It's a safety rule...don't stick things out, don't slide to the side of the base, don't slide perpendicular to the baseline (belly hits bag, head and legs on either side of it), don't kick or slash at the fielder, don't slap the fielder with your arms.  Just make a slide into the base and we're all fine

Did you read what Biscuit wrote?

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9 hours ago, Rich Ives said:

Seriously?  People are more than 15" wide. Some part is going to be beyond the edge.

In practice, I agree. If he is going straight in and his hip is a little outside the 15" when contact is made, I'm not calling a violation. But by the rule, yes, you could call a violation on that. But you'd better start thinking of a new hobby.

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12 hours ago, Biscuit said:

In practice, I agree. If he is going straight in and his hip is a little outside the 15" when contact is made, I'm not calling a violation. But by the rule, yes, you could call a violation on that. But you'd better start thinking of a new hobby.

This is what I was trying to get at when I mentioned 'girth' in the original post.  How can I judge it is just girth over the line or a violation of not going straight into the bag.  If I can determine that the extended front foot hit the front of the bag I am judging he went straight into it. Other violations not withstanding.  Simple. 

I guess I will know when I see it...  Thanks!

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The issue has nothing to do with the size of either the runner or the base. It's about the runner's path, which the rule requires to be straight into (relative to the line connecting the bases) and not past the base.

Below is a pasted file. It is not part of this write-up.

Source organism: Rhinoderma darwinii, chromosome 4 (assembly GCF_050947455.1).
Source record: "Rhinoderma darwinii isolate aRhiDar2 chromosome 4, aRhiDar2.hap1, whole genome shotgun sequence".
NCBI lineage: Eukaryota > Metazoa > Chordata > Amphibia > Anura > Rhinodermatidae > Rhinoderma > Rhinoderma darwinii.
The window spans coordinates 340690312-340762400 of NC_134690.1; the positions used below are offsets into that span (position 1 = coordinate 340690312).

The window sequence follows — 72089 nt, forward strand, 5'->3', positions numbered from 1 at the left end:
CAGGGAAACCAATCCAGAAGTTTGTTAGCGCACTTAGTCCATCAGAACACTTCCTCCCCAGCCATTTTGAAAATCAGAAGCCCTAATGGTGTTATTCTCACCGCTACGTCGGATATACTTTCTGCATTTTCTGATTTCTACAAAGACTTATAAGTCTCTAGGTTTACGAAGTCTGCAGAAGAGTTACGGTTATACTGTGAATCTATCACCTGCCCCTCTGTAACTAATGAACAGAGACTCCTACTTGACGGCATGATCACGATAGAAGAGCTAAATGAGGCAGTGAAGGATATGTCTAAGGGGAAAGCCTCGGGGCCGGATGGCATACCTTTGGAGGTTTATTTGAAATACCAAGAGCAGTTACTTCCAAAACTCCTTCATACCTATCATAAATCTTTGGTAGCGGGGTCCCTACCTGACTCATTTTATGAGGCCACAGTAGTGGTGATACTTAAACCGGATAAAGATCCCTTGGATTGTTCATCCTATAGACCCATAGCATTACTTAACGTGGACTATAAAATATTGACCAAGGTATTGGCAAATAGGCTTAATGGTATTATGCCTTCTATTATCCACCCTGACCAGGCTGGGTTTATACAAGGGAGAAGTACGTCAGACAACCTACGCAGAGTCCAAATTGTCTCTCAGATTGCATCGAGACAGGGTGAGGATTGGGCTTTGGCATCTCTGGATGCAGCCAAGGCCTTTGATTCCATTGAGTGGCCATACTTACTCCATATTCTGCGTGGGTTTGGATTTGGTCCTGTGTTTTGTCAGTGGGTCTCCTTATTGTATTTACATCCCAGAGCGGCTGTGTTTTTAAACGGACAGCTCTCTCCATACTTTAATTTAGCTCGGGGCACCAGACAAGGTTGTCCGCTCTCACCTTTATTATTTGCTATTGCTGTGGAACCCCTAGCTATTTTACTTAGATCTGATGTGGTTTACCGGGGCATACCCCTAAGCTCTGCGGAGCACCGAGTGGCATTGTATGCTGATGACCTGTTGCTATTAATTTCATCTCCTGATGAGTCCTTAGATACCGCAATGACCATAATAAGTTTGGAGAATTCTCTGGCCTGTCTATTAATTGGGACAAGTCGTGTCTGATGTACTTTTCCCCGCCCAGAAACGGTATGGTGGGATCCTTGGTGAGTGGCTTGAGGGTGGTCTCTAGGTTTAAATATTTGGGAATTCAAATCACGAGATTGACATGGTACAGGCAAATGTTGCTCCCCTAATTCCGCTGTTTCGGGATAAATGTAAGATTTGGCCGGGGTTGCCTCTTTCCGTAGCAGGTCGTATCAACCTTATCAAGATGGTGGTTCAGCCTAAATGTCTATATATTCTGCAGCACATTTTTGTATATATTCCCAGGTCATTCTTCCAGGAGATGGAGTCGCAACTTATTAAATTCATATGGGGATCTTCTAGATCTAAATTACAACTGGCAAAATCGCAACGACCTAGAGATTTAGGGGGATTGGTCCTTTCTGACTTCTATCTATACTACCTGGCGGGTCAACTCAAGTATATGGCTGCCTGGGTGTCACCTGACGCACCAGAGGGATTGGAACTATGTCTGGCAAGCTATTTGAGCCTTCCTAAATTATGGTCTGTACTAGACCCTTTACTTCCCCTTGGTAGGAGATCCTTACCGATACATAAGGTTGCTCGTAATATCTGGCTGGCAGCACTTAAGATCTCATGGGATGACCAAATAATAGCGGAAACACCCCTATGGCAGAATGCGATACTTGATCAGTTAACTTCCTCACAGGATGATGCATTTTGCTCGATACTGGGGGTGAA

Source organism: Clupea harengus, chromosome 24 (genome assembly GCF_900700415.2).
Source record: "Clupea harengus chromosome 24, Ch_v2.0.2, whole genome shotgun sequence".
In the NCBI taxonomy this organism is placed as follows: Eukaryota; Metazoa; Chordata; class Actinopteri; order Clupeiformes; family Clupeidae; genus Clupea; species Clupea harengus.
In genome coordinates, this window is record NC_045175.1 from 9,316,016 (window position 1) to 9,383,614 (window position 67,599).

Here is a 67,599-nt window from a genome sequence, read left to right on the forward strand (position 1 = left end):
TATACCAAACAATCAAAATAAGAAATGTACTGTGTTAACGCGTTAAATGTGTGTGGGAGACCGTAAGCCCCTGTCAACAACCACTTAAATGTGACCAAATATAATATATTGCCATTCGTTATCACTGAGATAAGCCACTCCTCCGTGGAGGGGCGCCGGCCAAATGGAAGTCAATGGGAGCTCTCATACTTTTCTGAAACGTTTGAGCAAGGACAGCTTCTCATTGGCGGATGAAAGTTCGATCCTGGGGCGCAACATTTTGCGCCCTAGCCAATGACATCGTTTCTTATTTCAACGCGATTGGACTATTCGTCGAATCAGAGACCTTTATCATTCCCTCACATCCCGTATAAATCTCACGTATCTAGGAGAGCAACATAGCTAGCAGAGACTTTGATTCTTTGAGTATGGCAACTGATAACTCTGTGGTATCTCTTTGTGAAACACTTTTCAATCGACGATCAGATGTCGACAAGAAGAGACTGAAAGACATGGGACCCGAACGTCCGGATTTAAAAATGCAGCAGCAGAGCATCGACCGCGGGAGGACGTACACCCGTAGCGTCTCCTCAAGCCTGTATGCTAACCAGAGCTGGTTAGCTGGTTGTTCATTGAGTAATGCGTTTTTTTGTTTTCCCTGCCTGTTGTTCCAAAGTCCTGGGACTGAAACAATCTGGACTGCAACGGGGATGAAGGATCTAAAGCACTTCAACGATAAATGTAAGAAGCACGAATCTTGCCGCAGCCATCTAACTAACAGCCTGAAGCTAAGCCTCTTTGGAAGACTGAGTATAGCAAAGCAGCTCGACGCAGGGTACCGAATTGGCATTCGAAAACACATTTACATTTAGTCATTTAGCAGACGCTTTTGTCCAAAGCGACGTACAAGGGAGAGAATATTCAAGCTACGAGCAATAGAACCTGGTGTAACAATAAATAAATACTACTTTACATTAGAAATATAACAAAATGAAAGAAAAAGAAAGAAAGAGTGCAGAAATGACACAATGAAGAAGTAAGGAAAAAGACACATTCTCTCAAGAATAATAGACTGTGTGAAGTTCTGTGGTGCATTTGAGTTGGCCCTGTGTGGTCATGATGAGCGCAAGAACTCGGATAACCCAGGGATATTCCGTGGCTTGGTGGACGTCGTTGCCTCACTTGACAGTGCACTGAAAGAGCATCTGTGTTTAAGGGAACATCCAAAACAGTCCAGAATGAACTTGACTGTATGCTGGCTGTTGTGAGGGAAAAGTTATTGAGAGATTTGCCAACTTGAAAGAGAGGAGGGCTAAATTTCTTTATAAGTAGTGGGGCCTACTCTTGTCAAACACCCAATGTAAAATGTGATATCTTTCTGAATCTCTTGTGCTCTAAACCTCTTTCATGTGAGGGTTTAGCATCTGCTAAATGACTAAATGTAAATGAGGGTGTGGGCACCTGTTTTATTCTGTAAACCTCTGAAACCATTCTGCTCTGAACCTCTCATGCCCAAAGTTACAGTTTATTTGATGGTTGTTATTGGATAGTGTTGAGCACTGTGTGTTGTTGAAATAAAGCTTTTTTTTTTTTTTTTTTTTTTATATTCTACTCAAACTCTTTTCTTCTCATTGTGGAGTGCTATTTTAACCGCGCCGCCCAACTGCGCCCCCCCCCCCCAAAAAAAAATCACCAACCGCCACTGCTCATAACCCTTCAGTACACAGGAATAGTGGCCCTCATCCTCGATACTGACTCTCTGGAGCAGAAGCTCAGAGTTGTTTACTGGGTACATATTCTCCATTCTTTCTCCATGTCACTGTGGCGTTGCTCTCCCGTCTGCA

Any otherwise legal slide that satisfies that description and has no obviously intentional extra-curricular elements will be legal under FPSR.

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4 hours ago, maven said:

The issue has nothing to do with the size of either the runner or the base. It's about the runner's path, which the rule requires to be straight into (relative to the line connecting the bases) and not past the base.

Any otherwise legal slide that satisfies that description and has no obviously intentional extra-curricular elements will be legal under FPSR.

Honest question, what is your definition of past the base?

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10 hours ago, BLWizzRanger said:

Honest question, what is your definition of past the base?

I started to type a dismissive response to this, when it occurred to me that "past the base" can mean different things for different rules.

For example: for the BR to be "past the base" at 1B, everything has to be past the base, entire body.

For the FPSR, whose primary aim is to protect the fielder (esp. at 2B), "past the base" means any part of the runner continuing along the runner's line of approach and extending beyond the back edge of the base (for 2B, the LF side of the base).

Note that this becomes a problem only when the runner makes contact with or alters the play of the fielder. Merely oversliding is not illegal, even under FPSR. 2-32-2c

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4 hours ago, maven said:

For example: for the BR to be "past the base" at 1B, everything has to be past the base, entire body.

For the FPSR, whose primary aim is to protect the fielder (esp. at 2B), "past the base" means any part of the runner continuing along the runner's line of approach and extending beyond the back edge of the base (for 2B, the LF side of the base).